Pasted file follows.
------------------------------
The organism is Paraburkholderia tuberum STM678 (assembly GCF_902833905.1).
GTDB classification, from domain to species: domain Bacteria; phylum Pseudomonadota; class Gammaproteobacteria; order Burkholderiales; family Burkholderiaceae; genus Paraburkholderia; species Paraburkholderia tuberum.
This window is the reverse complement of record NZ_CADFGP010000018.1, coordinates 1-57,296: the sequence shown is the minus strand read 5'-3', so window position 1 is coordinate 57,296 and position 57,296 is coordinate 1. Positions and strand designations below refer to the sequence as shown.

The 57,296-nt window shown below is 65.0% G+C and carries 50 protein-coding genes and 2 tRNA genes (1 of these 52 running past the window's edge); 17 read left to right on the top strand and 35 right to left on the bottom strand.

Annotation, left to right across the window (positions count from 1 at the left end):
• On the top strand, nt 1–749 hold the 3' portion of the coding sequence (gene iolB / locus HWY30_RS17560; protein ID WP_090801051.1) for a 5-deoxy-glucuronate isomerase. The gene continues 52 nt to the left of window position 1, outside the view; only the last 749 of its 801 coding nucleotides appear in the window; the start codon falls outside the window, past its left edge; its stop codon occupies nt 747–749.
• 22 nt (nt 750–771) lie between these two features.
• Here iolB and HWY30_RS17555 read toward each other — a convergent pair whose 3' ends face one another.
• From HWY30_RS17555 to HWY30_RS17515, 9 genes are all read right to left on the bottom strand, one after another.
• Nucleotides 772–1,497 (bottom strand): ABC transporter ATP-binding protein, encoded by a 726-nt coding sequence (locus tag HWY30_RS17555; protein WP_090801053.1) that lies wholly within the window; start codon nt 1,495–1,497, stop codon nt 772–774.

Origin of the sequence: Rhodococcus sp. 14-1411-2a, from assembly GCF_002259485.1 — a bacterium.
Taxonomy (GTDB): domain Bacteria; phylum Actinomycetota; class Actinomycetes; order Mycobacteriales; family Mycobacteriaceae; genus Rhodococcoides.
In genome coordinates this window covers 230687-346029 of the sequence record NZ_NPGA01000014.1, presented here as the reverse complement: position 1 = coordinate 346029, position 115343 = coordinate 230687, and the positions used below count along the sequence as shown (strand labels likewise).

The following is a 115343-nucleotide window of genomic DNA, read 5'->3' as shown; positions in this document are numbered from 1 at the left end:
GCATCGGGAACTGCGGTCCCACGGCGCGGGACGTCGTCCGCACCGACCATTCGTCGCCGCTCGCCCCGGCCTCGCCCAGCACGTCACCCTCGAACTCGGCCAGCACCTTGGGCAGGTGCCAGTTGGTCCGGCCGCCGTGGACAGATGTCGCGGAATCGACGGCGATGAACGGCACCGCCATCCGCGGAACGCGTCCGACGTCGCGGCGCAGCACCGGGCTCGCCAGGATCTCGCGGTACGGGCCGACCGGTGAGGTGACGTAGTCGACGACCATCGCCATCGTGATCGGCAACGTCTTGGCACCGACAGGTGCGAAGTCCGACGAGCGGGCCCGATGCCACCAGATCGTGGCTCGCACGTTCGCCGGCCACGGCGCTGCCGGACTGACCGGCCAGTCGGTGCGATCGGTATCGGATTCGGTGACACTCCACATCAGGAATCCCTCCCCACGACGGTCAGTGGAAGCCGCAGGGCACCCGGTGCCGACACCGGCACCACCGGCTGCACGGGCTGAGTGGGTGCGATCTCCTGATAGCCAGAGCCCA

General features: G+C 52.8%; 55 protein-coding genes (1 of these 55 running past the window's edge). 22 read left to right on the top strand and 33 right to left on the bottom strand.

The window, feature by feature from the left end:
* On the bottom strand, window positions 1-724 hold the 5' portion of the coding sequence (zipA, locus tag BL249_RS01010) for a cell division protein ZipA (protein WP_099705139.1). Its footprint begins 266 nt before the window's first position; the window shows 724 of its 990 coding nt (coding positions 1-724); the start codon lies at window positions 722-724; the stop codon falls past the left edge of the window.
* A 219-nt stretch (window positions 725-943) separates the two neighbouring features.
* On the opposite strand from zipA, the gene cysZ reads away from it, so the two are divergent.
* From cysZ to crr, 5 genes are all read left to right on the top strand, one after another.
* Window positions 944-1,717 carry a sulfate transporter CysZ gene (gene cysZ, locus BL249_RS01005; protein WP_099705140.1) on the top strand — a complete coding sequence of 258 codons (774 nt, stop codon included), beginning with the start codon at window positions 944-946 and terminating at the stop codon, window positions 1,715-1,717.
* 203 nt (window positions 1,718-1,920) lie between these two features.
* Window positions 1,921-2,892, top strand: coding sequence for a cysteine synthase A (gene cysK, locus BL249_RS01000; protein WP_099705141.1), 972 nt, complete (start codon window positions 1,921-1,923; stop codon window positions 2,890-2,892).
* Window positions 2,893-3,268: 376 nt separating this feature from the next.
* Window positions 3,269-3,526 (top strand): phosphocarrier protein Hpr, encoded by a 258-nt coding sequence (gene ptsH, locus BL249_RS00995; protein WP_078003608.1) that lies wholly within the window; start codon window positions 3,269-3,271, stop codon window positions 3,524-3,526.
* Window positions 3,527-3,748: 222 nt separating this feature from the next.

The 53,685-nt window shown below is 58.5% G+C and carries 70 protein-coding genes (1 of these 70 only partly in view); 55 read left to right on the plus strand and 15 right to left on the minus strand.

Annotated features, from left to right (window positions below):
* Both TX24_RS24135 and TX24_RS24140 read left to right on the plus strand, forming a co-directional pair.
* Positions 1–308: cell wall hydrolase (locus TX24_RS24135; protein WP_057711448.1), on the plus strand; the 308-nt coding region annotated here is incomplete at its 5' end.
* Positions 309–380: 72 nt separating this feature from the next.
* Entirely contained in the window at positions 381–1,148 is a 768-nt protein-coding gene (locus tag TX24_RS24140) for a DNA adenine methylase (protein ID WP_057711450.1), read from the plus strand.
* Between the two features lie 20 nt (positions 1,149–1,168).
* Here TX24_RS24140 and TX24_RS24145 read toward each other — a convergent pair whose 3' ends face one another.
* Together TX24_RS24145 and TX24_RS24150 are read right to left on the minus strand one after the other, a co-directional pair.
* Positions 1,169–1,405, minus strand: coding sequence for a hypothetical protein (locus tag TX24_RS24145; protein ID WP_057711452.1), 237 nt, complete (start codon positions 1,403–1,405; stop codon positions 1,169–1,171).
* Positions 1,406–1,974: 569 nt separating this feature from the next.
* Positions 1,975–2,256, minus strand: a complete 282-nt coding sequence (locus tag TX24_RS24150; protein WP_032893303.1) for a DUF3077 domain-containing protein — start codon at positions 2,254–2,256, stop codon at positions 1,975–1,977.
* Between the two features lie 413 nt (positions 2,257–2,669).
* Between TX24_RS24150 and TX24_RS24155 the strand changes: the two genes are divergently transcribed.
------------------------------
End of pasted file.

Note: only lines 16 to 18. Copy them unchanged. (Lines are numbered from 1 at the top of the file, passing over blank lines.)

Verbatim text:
General features: G+C 52.8%; 55 protein-coding genes (1 of these 55 running past the window's edge). 22 read left to right on the top strand and 33 right to left on the bottom strand.

The window, feature by feature from the left end:
* On the bottom strand, window positions 1-724 hold the 5' portion of the coding sequence (zipA, locus tag BL249_RS01010) for a cell division protein ZipA (protein WP_099705139.1). Its footprint begins 266 nt before the window's first position; the window shows 724 of its 990 coding nt (coding positions 1-724); the start codon lies at window positions 722-724; the stop codon falls past the left edge of the window.